That means that when you get a conventional loan, your ability to get an escrow waiver won’t just be determined by your lender’s rules and your state’s laws – it may also have to conform to the rules these enterprises have regarding escrow accounts.

In general, to qualify for an escrow waiver on a conventional loan, you’ll need:

  • LTV below 80% (meaning you have more than 20% equity in your home)
  • No recent delinquencies
  • No loan modifications
  • No previous defaults on an escrow waiver

You may also need to have a good credit score to qualify. These are general guidelines; different lenders may be more or less stringent. We’ll go over the specific requirements for escrow waivers on Rocket Mortgage® loans further down.

FHA Loans

FHA loans aren’t eligible for an escrow waiver.

FHA loans are mortgages backed by the Federal Housing Administration. FHA loan borrowers are required to have an escrow account throughout the life of their loan.

However, once you reach 20% equity in your home, you might find it beneficial to refinance into a conventional loan. Not only will this make removing your escrow account a possibility (though you should check with your conventional loan lender to be sure they offer this option), but you’ll also no longer have to pay the FHA mortgage insurance premium, which is mortgage insurance that typically must be paid throughout the life of the loan, regardless of how much equity you have in the home.

VA Loans

VA loans are mortgage backed by the Department of Veterans Affairs. Though the VA doesn’t have a rule requiring these loans to have escrow accounts, lenders typically do.

For lenders that do allow escrow waivers on VA loans, the requirements are often similar to the ones we already listed for conventional loans. However, because one of the main benefits of a VA loan is getting a home with zero down payment, many borrowers might not have enough equity to qualify. With Rocket Mortgage, VA loan borrowers must have at least 10% equity to qualify.

What Are Rocket Mortgage’s Requirements For An Escrow Waiver?

Whether you’re eligible for an escrow waiver will depend on a variety of factors. These are some of our main requirements, but if you have questions about your specific situation, just ask. Your state may also have laws dictating how and when escrow waivers can be granted, so you may be subject to additional requirements.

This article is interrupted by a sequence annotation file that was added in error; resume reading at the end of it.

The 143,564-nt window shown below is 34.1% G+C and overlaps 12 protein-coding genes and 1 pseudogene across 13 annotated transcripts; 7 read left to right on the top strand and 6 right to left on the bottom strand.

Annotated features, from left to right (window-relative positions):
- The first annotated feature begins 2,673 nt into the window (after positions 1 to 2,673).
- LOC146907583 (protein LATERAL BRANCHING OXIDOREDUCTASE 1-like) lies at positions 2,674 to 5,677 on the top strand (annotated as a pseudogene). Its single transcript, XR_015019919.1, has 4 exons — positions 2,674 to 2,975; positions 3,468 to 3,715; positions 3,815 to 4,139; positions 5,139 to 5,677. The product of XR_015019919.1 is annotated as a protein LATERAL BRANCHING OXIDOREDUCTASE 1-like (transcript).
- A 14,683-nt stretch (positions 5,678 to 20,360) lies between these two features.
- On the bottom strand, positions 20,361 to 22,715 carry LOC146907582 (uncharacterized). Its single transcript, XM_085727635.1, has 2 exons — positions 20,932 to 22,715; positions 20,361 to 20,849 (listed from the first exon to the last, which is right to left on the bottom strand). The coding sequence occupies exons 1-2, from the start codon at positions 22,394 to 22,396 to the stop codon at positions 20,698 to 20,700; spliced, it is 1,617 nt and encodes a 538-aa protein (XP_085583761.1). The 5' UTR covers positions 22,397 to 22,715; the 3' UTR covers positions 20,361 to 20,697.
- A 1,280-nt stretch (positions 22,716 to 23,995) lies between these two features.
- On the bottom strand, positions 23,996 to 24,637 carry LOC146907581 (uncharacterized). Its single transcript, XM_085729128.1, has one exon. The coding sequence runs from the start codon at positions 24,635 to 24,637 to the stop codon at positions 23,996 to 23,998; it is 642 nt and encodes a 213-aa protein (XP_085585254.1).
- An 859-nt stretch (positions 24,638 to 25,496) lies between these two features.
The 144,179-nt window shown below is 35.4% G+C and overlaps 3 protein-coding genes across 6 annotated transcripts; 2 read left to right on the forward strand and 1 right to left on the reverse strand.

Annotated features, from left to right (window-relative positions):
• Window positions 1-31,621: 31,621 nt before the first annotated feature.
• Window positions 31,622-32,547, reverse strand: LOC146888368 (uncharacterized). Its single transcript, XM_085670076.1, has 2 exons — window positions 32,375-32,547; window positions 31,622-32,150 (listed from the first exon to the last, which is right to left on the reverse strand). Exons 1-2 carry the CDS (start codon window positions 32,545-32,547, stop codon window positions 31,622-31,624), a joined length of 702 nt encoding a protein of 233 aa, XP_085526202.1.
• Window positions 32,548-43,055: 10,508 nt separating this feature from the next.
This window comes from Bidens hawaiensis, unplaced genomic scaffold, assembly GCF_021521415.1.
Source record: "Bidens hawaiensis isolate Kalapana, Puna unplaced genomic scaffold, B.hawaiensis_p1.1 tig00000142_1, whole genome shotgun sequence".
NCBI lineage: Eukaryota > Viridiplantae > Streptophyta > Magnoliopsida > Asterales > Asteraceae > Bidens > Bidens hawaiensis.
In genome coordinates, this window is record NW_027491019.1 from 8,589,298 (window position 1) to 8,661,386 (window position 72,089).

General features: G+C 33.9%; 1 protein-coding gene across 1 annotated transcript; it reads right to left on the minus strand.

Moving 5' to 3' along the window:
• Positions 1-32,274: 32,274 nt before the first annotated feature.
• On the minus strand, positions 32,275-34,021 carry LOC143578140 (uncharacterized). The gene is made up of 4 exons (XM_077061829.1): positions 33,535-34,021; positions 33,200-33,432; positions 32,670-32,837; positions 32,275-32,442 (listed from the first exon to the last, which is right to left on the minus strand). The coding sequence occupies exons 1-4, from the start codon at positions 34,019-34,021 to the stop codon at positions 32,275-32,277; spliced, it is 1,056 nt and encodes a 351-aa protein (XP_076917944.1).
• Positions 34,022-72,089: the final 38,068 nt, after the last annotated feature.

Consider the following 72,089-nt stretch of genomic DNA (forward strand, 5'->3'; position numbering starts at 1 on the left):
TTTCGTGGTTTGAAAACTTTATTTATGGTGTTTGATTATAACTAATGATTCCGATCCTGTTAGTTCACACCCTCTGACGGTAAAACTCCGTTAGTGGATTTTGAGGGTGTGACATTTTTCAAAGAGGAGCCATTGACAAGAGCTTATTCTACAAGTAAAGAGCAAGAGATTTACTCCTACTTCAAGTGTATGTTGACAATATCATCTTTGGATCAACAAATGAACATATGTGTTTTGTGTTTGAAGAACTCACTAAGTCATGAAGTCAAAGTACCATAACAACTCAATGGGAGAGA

To have your escrow account removed, you’ll likely need:

  • Less than 80% LTV on a conventional loan; no more than 90% LTV for a VA loan.
  • No delinquencies within the last year, and – depending on your investor – no 60-day delinquencies within the last 2 years.
  • No loan modifications
  • No defaults on previous escrow waivers
  • No escrow payments scheduled to come out of your account in the next 45 days
  • You can’t have a negative escrow balance
  • The loan must be at least a year old

What Are The Pros Of An Escrow Waiver?

Earn Interest On Your Money

Though some states require that lenders pay borrowers interest earned on the money kept in an escrow account, most states don’t. (Note: Rocket Mortgage doesn’t profit from interest on your escrow account.)

Some borrowers would rather be able to save the money they’re paying into their escrow account and instead place it in their own interest-earning account, where it can accrue cash until they have to pay their bills.

Flexibility And Control

If you prefer to be in control of your property tax and insurance payments, or if you have a fluctuating income and need the flexibility, it might make sense for you to seek an escrow waiver.

What Are The Cons Of An Escrow Waiver?

Tax And Insurance Can Be Expensive In One Lump Sum

If you want to forgo an escrow account, you need to be good at saving your money.

An annual homeowners insurance premium costs around $1,200, according to data from the National Association of Insurance Commissioners – though it might be more or less depending on where you live, the value of your home and how much coverage you have. The average property tax bill for single-family homes in 2020 was $3,719, according to ATTOM Data Solutions.

Together, that’s almost $5,000. Depending on your situation, you may owe more. Part of what makes escrow accounts so convenient is that it can be hard to commit to saving $400+ each month on your own. When it’s included in your monthly mortgage payment, that saving happens automatically.

You’ll Have To Take Care Of Payments Yourself

Having an escrow account can be really convenient; all you have to do is make your full mortgage payment each month, and your lender or servicer takes care of putting the necessary funds into escrow and then paying out of that account when your bills come due.

Without an escrow account, you’ll need to take care of all this yourself, including keeping track of when your payments are due.

What About HOA Fees?

Your homeowners association (HOA) can put a lien on your home if you fail to pay your dues. In spite of this, HOA dues usually aren’t included in your monthly mortgage payment. To avoid issues with your HOA, be sure to set aside enough money in your budget each month to keep current on your HOA-related costs.

The Bottom Line: Escrow Waivers Put The Ball In Your Court When Bills Are Due

Before you ask your lender or servicer about an escrow waiver, be sure you’ll be able to handle budgeting ahead of time for tax and insurance costs on your own. Forgoing an escrow account can be beneficial for the flexibility it provides, but it can also be a risky choice if you don’t plan ahead. Be sure to weigh all the pros and cons and discuss with your lender whether you qualify.

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Molly Grace

Molly Grace is a staff writer focusing on mortgages, personal finance and homeownership. She has a B.A. in journalism from Indiana University. You can follow her on Twitter @themollygrace.